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Lidzbark history

2022-10-04 08:16:02 (ost. akt: 2022-10-04 08:21:15)

"To the prudent husband Jan of Cologne, his children and legal heirs, we give perpetual possession under the Chełmno law of 140 lans in Heilsberg on both sides of the Łyna River..."

Lidzbark history
It happened. On August 12, 1308, Eberhard of Nysa granted Lidzbark a location privilege. The ambusher, i.e. the person responsible for the organization of the center, was Jan from Cologne. The gentlemen knew each other before, because John married the bishop's niece. Of course, this land had to be properly divided. Normally, a few lans were due to the ambush as a gratification for the effort undertaken. The church also had to receive its fate. It should not be forgotten that the land was to be used for common pastures, urban land and gardens, but as many as 103 lans were to be distributed among settlers, who were to pay rent for the opportunity to live in Heilsberg from the next year.

John of Cologne would not have completed the task without the employment of a surveyor, who, using the acquired skills, contributed to the success of the location. We do not know who the man was who meticulously calculated the areas and lengths of individual plots. Certainly, he was a professional in his field, because the planning of any city on the hilly area of the Warmian dominion was a real challenge. We can only assume that he also worked on the establishment of Orneta, Frombork, or Pieniężno, i.e. cities created at about the same time.

Lidzbark had its own self-government, despite the fact that the formal master of the stronghold was the bishop, who chose the mayor from among three candidates. The local authorities also needed a headquarters, which is why in the middle of the demarcated Market Square there was a place for the town hall. However, the building had more useful functions. It was in it that the city archive with the original location privilege was located, and since the medieval centers had their own measures, a pattern of cork was also stored there, which is a unit of volume for, for example, the grain sold. There were stalls around the town hall, but those who wanted to engage in trade had to pay for this opportunity. However, there was no shortage of volunteers. Lidzbark's builders wanted to protect the town hall from the fires plaguing the then cities, by moving it away from compact buildings and using more solid materials when erecting: bricks and ceramic tiles instead of wood and thatched roof. The town hall was still burning, but after each conflagration it was consistently rebuilt. Only the fire of 1865 put an end to the building. When the tongues of fire ended their destructive dance, the remnant of the municipal government house was simply demolished.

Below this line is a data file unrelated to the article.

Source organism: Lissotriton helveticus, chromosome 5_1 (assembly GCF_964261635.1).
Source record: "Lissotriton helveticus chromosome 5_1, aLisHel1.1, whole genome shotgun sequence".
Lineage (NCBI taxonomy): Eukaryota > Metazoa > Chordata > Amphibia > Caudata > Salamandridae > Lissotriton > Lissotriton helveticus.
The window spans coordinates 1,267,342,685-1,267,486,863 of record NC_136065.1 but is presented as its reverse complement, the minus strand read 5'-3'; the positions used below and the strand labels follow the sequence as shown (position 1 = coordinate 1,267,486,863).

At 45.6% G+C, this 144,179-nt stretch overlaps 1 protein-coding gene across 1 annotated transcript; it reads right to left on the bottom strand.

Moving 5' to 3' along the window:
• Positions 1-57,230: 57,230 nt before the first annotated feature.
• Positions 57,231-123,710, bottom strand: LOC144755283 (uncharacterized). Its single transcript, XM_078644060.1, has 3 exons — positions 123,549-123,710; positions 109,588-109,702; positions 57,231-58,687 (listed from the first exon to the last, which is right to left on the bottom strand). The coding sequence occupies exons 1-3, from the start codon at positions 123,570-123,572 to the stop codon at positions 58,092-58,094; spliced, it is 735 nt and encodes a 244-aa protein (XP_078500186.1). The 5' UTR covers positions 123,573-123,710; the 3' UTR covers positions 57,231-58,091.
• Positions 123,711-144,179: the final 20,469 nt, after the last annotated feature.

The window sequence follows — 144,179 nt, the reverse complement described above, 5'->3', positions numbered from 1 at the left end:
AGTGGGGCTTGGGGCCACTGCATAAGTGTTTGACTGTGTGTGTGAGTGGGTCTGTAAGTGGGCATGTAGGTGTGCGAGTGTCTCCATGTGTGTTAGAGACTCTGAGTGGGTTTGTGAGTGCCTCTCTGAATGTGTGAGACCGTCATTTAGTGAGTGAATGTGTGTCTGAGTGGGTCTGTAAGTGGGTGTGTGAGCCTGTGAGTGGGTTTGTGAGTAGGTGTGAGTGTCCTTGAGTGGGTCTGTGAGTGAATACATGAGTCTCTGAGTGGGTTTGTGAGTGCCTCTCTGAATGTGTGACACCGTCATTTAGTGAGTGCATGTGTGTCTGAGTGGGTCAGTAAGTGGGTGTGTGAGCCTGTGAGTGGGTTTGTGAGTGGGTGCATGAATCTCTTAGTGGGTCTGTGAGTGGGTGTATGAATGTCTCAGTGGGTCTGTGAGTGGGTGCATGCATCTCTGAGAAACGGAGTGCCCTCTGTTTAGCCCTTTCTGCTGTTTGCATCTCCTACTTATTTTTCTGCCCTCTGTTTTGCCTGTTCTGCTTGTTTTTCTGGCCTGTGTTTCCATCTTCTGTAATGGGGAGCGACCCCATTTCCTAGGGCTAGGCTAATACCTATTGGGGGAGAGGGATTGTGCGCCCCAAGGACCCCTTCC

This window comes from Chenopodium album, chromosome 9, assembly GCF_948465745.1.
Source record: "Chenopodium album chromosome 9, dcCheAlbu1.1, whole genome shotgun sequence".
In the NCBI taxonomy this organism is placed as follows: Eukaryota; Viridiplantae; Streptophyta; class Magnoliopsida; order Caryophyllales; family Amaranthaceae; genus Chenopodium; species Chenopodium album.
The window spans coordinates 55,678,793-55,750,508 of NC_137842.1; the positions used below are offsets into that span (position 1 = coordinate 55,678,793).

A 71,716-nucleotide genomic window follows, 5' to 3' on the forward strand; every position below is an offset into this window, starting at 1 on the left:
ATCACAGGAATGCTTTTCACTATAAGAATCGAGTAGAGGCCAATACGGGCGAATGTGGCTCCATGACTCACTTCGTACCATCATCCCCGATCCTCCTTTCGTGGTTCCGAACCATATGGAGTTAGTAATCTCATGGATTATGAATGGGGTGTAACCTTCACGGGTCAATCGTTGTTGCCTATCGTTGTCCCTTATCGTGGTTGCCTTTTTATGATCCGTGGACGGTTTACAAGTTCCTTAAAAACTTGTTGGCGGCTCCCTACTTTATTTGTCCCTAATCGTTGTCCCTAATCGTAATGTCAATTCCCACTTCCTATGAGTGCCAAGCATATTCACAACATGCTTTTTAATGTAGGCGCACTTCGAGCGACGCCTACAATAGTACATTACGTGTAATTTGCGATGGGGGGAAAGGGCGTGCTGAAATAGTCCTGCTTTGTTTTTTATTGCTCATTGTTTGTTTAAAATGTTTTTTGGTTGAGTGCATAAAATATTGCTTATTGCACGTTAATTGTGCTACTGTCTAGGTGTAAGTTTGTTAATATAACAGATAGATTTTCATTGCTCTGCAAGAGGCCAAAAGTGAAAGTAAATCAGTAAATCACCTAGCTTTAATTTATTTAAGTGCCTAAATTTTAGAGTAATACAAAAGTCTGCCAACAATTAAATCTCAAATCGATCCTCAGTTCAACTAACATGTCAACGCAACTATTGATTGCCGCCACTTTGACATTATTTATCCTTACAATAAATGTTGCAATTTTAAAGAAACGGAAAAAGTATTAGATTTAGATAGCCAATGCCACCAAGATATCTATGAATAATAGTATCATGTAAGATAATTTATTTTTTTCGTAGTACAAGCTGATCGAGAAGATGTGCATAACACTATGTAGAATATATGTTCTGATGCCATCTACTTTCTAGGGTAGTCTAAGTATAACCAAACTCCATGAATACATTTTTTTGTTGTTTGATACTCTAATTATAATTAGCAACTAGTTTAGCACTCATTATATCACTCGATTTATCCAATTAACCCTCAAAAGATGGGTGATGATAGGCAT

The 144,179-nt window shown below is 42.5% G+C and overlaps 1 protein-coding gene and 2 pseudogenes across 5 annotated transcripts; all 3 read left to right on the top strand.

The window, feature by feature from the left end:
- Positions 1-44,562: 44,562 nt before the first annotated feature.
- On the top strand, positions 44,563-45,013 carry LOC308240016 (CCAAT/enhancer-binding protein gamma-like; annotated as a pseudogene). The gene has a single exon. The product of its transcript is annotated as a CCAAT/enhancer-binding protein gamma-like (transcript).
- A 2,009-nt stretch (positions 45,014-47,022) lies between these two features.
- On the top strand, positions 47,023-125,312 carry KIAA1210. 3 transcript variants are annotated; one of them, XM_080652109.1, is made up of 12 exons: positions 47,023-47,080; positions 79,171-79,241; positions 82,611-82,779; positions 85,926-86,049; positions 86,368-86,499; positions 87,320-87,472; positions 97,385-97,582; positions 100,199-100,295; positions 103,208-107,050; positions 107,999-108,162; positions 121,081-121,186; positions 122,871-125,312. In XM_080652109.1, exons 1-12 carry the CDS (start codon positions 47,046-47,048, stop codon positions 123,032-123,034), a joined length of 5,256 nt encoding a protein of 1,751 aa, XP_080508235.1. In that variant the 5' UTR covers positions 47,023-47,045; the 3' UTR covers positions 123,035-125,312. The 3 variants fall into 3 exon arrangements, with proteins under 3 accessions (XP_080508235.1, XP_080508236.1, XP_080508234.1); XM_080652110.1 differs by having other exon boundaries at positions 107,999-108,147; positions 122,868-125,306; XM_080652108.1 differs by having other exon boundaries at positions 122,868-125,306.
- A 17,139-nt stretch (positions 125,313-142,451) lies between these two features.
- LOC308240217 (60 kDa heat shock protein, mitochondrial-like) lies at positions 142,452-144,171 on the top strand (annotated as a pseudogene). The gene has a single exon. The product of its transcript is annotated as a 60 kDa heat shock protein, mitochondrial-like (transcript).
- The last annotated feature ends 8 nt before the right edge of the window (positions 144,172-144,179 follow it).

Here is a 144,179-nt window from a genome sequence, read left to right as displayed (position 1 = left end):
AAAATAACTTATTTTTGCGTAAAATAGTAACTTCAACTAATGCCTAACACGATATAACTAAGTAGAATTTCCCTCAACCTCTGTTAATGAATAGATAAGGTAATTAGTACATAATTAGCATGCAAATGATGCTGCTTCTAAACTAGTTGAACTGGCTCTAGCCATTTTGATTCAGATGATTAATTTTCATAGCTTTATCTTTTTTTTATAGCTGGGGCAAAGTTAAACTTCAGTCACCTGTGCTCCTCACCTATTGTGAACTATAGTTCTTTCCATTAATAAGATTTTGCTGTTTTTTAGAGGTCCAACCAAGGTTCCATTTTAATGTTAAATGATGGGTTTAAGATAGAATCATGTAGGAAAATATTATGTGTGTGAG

The city view from the perspective of the castle tower was captured by photographer Ryszard Czerniewski.
Sikorski J., Birecki P., Spatial and architectural development of the city, art and products of artistic craftsmanship until 1772, [in:] Historia Lidzbark Warmińskiego. Volume I, ed. Mikulski K., Borodij E., Lidzbark Warmiński 2008.

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